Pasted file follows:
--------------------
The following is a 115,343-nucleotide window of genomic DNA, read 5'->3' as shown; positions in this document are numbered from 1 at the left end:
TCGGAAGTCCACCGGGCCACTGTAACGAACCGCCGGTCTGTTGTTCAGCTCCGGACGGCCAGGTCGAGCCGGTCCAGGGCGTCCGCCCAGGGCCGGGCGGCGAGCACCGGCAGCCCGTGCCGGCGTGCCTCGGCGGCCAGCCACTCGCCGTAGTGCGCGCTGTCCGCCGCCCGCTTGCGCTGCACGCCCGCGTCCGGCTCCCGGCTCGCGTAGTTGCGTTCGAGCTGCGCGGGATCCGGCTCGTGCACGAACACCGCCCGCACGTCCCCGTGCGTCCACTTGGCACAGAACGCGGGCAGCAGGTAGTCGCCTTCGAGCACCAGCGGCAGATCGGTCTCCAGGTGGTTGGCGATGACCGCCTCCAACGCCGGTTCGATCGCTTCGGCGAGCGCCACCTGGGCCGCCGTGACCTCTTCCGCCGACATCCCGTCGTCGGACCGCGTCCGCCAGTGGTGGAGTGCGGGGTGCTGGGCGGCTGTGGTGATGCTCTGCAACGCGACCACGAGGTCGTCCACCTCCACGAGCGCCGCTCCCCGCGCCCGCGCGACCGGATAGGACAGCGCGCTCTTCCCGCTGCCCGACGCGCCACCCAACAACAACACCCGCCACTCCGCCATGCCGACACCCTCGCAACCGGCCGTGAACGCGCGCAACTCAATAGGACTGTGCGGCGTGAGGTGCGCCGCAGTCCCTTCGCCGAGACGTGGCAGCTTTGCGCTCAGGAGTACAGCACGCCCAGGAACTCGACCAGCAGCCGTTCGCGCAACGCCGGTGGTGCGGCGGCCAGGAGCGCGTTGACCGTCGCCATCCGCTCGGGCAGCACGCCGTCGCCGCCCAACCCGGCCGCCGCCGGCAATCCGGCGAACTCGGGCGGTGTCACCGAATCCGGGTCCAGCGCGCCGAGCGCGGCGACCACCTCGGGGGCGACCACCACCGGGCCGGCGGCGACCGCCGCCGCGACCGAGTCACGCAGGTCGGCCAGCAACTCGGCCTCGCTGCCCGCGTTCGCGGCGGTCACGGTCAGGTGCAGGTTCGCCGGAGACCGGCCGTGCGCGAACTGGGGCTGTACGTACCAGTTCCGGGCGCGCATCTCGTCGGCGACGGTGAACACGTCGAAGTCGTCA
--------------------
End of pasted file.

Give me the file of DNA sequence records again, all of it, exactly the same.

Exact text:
The following is a 115,343-nucleotide window of genomic DNA, read 5'->3' as shown; positions in this document are numbered from 1 at the left end:
TCGGAAGTCCACCGGGCCACTGTAACGAACCGCCGGTCTGTTGTTCAGCTCCGGACGGCCAGGTCGAGCCGGTCCAGGGCGTCCGCCCAGGGCCGGGCGGCGAGCACCGGCAGCCCGTGCCGGCGTGCCTCGGCGGCCAGCCACTCGCCGTAGTGCGCGCTGTCCGCCGCCCGCTTGCGCTGCACGCCCGCGTCCGGCTCCCGGCTCGCGTAGTTGCGTTCGAGCTGCGCGGGATCCGGCTCGTGCACGAACACCGCCCGCACGTCCCCGTGCGTCCACTTGGCACAGAACGCGGGCAGCAGGTAGTCGCCTTCGAGCACCAGCGGCAGATCGGTCTCCAGGTGGTTGGCGATGACCGCCTCCAACGCCGGTTCGATCGCTTCGGCGAGCGCCACCTGGGCCGCCGTGACCTCTTCCGCCGACATCCCGTCGTCGGACCGCGTCCGCCAGTGGTGGAGTGCGGGGTGCTGGGCGGCTGTGGTGATGCTCTGCAACGCGACCACGAGGTCGTCCACCTCCACGAGCGCCGCTCCCCGCGCCCGCGCGACCGGATAGGACAGCGCGCTCTTCCCGCTGCCCGACGCGCCACCCAACAACAACACCCGCCACTCCGCCATGCCGACACCCTCGCAACCGGCCGTGAACGCGCGCAACTCAATAGGACTGTGCGGCGTGAGGTGCGCCGCAGTCCCTTCGCCGAGACGTGGCAGCTTTGCGCTCAGGAGTACAGCACGCCCAGGAACTCGACCAGCAGCCGTTCGCGCAACGCCGGTGGTGCGGCGGCCAGGAGCGCGTTGACCGTCGCCATCCGCTCGGGCAGCACGCCGTCGCCGCCCAACCCGGCCGCCGCCGGCAATCCGGCGAACTCGGGCGGTGTCACCGAATCCGGGTCCAGCGCGCCGAGCGCGGCGACCACCTCGGGGGCGACCACCACCGGGCCGGCGGCGACCGCCGCCGCGACCGAGTCACGCAGGTCGGCCAGCAACTCGGCCTCGCTGCCCGCGTTCGCGGCGGTCACGGTCAGGTGCAGGTTCGCCGGAGACCGGCCGTGCGCGAACTGGGGCTGTACGTACCAGTTCCGGGCGCGCATCTCGTCGGCGACGGTGAACACGTCGAAGTCGTCA